On March 16, Nicanor Ochisor, a 65-year-old yellow cab driver, took his own life in his Queens home. According to his family and friends, he had been drowning financially as his prized taxi medallion, on which he had hoped to retire, plummeted in value. The circumstances surrounding Ochisor’s death were upsettingly familiar: In February, driver Douglas Schifter shot himself outside City Hall after posting a lengthy statement to Facebook blaming politicians for letting the streets get so saturated. According to the New York Taxi Workers Alliance, a nonprofit group that advocates for drivers, at least two other drivers have committed suicide since December in response to mounting financial pressures.
At Wednesday’s rally, Bhairavi Desai, the executive director of NYTWA, described the situation as “a living nightmare.” The assembled drivers echoed her sentiment. Noureddine Afsi said he began driving a yellow cab in 2001 when a friend said it would be easier money than his job in retail. “You could work nine hours and easily make $200 in a day,” he recalled. “Now, you’re lucky if you make $50 or $60.” Beresford Simmons, who has been driving a yellow cab for more than 50 years, expressed a similar frustration: At 71 years old, he said, he had just had heart surgery and was on dialysis—and he was in no financial position to take a break from driving. “We have guys at home who are losing their houses,” he said. “I know cab drivers who are homeless today.”
The anguish and anger on display at City Hall offer an unsettling look at the cost of disrupting long-standing industries. Until recently, driving a cab in New York was a gateway to the middle class, especially if drivers could get their hands on a coveted medallion (essentially a permit to operate their own cabs, rather than leasing cars from others). With the number of medallions fixed, prices generally rose, peaking in 2014 at over $1 million—well outside the budget of many drivers, but good news for medallion owners who sometimes borrowed against them. Since then, though, prices have fallen sharply, as competition from ride-hailing services intensified. In January, seven medallions sold for under $200,000 each. Many drivers are deeply in debt—and a long way from the stable lifestyle they once expected.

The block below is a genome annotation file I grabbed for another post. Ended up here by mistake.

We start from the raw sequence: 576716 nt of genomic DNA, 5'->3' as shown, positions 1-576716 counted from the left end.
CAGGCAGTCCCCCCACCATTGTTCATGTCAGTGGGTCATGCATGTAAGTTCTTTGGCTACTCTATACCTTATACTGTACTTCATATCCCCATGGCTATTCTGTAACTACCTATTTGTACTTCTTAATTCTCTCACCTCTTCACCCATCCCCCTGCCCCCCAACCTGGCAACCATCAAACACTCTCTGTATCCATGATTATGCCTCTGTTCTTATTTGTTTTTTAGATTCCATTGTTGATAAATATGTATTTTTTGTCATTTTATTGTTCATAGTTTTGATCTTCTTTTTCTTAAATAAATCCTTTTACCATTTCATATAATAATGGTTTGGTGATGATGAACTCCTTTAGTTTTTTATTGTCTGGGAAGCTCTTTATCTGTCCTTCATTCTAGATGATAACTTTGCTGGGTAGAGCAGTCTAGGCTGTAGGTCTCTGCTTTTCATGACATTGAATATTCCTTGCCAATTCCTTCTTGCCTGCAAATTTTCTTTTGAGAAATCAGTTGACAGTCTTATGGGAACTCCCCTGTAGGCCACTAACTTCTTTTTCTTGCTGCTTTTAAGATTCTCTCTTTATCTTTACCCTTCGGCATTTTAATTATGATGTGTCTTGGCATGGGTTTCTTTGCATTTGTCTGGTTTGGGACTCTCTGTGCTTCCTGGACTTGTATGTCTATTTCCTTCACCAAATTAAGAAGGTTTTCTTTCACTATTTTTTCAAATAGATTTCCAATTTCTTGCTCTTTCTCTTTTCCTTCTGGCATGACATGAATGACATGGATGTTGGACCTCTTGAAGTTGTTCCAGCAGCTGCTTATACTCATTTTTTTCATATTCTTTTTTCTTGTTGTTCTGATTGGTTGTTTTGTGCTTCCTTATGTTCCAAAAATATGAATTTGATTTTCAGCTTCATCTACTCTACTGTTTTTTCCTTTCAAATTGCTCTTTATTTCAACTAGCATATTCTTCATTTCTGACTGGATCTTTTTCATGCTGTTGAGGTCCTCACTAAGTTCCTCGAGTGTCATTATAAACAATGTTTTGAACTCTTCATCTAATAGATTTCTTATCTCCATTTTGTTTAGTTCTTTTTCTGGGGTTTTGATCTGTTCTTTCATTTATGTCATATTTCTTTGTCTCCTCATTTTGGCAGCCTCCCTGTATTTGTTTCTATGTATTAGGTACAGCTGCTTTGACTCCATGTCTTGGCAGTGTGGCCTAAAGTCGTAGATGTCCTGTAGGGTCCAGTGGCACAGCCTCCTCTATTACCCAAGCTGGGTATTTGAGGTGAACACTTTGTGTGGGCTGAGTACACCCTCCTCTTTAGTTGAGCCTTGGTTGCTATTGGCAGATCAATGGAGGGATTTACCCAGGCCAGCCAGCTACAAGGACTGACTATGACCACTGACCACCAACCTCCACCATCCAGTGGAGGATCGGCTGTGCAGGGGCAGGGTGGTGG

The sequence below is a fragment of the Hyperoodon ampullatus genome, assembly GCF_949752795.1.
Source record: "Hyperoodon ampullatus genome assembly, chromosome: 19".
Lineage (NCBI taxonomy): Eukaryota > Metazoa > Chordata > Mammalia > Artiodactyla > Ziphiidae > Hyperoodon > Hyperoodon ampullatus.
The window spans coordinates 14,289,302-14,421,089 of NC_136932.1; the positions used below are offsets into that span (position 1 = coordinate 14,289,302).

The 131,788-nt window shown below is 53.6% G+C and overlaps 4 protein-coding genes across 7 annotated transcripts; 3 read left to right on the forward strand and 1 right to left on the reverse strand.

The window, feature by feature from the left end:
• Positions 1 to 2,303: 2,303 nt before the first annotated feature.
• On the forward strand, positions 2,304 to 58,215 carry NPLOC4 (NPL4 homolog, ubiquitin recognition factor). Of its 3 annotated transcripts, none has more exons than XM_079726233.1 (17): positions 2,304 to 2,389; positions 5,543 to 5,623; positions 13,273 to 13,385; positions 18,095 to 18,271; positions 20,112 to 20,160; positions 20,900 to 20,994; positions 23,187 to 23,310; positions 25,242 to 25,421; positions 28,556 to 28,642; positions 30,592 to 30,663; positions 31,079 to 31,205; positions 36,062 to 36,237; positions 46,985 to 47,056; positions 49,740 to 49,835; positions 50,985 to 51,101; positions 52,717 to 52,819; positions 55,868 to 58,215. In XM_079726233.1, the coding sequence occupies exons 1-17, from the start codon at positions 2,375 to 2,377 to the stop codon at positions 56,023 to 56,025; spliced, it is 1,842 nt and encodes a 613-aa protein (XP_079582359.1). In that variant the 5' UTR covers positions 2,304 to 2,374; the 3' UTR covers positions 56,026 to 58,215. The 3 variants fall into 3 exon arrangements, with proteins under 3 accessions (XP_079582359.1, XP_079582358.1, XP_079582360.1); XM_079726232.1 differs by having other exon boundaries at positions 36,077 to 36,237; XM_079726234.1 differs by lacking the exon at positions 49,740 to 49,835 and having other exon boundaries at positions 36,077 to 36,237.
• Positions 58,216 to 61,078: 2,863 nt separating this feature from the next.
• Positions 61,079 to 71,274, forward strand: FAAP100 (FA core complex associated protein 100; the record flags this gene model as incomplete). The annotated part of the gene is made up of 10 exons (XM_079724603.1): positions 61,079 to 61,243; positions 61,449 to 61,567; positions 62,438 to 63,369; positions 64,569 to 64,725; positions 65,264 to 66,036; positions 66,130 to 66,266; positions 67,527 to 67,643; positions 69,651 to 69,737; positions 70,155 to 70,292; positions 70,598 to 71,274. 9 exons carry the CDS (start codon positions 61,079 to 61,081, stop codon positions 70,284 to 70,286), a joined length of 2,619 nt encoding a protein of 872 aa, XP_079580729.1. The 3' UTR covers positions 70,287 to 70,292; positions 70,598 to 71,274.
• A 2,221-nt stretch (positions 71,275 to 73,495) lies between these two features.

“To call it an engine of social mobility would be overstating it, but [driving a taxi] is definitely a way that men without college educations have found to raise families, to provide family wages, for a long time,” says Julia Ticona, a sociologist studying technologies of work, emotions, and inequality at the Data & Society research institute in New York. For taxi drivers, disruption is not only financially destabilizing, but also demoralizing, as it recasts their careers as gig work. A longtime taxi driver who prides himself on knowing the ins and outs of the city’s streets is now competing with tens of thousands of newcomers, some of whom may only be driving as a part-time side hustle. “There’s this tension between older sets of professional norms and the ways that labor platforms are encouraging workers to promote themselves and be entrepreneurial,” Ticona says.